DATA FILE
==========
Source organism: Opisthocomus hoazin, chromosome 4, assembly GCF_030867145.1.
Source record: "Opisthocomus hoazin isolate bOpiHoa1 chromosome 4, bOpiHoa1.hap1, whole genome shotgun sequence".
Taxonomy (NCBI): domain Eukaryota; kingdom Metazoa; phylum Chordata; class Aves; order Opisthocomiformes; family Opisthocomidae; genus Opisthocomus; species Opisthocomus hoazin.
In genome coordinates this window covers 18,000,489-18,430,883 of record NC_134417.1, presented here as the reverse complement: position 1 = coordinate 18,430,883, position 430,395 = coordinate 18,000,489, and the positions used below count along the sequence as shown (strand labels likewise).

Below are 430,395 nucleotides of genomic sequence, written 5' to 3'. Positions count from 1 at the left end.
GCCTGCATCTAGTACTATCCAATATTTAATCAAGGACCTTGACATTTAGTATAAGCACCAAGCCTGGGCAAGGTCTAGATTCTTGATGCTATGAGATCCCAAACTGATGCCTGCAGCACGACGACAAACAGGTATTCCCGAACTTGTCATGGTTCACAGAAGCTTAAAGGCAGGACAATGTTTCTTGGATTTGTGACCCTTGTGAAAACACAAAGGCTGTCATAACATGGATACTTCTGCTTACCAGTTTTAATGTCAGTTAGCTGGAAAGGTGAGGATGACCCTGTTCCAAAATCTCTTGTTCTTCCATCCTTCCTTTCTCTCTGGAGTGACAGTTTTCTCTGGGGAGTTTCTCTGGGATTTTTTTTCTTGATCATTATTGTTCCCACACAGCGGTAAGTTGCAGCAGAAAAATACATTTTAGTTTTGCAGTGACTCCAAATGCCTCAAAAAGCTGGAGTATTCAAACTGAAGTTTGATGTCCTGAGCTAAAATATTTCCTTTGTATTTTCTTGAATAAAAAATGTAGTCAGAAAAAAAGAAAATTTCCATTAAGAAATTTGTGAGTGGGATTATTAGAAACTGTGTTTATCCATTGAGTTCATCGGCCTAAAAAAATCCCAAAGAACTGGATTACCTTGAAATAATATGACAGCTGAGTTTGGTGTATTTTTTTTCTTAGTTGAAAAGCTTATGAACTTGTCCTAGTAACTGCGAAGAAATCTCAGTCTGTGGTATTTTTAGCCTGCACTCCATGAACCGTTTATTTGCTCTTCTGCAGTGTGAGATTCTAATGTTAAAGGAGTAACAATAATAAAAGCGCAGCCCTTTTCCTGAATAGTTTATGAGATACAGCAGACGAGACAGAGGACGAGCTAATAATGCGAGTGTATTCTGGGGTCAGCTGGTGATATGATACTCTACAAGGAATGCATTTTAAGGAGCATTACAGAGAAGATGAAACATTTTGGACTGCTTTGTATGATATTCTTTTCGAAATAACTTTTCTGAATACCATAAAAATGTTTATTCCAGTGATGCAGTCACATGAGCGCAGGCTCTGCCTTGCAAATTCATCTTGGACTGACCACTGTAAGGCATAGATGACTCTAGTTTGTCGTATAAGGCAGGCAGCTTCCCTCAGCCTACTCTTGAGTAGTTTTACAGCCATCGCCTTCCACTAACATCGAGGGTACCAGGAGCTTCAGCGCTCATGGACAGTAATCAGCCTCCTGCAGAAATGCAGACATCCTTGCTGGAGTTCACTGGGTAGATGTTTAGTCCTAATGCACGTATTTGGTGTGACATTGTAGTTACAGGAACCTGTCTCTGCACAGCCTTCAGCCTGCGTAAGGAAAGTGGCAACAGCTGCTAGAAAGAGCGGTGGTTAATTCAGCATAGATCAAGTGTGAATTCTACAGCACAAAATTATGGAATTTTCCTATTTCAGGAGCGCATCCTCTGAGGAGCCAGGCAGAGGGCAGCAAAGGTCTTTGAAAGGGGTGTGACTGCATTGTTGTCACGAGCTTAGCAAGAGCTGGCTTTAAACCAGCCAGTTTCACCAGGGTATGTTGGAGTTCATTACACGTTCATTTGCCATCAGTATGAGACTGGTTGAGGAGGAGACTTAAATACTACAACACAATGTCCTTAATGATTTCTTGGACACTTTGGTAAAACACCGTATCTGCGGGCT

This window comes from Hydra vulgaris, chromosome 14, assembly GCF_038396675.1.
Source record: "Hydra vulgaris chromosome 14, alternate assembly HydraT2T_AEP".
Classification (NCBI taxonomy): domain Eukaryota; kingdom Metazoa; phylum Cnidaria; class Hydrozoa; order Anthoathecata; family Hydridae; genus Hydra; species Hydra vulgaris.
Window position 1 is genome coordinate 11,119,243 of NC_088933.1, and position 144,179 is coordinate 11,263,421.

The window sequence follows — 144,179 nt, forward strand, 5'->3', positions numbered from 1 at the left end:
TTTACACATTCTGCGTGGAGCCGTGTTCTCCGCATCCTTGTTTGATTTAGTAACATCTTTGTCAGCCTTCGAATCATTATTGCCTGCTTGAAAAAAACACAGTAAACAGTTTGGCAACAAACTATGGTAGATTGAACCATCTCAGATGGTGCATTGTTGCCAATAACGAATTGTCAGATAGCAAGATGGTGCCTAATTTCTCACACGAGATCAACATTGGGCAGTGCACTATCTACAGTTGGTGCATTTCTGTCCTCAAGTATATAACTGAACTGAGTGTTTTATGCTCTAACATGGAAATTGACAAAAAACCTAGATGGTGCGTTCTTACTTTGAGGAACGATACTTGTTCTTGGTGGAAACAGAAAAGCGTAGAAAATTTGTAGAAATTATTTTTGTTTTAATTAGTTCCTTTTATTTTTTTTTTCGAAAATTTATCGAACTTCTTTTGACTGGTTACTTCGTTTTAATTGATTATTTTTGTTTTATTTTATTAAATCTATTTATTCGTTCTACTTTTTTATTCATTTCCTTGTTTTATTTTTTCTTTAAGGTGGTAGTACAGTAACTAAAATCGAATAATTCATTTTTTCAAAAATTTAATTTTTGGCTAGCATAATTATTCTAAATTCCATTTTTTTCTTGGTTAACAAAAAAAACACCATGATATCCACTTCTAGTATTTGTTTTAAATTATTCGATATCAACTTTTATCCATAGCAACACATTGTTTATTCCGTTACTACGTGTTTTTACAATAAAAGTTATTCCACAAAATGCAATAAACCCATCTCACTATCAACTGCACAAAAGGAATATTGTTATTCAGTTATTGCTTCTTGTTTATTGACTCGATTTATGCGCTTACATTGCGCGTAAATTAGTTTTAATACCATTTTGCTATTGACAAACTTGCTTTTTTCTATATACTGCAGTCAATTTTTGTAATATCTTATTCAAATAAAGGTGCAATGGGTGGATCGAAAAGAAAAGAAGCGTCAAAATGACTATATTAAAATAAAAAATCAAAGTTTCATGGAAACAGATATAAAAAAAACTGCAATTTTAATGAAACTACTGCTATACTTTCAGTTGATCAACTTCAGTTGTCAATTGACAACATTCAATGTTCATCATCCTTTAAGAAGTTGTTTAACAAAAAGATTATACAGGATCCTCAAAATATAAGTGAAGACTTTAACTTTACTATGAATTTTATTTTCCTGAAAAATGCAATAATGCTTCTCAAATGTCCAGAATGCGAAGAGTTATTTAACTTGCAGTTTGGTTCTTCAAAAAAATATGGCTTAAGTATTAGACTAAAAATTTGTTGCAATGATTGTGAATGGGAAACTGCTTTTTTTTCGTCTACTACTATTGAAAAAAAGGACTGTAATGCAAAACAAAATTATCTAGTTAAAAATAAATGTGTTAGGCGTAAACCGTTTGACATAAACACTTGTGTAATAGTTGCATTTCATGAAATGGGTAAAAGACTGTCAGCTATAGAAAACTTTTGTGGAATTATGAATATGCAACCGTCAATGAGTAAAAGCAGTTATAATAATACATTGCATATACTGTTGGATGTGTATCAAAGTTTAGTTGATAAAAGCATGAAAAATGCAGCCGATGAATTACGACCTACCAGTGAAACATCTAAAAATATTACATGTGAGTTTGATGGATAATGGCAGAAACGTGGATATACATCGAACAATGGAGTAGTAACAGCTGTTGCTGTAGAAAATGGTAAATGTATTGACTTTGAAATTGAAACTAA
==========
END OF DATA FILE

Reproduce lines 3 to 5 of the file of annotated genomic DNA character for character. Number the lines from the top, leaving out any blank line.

Taxonomy (NCBI): domain Eukaryota; kingdom Metazoa; phylum Chordata; class Aves; order Opisthocomiformes; family Opisthocomidae; genus Opisthocomus; species Opisthocomus hoazin.
In genome coordinates this window covers 18,000,489-18,430,883 of record NC_134417.1, presented here as the reverse complement: position 1 = coordinate 18,430,883, position 430,395 = coordinate 18,000,489, and the positions used below count along the sequence as shown (strand labels likewise).

Below are 430,395 nucleotides of genomic sequence, written 5' to 3'. Positions count from 1 at the left end.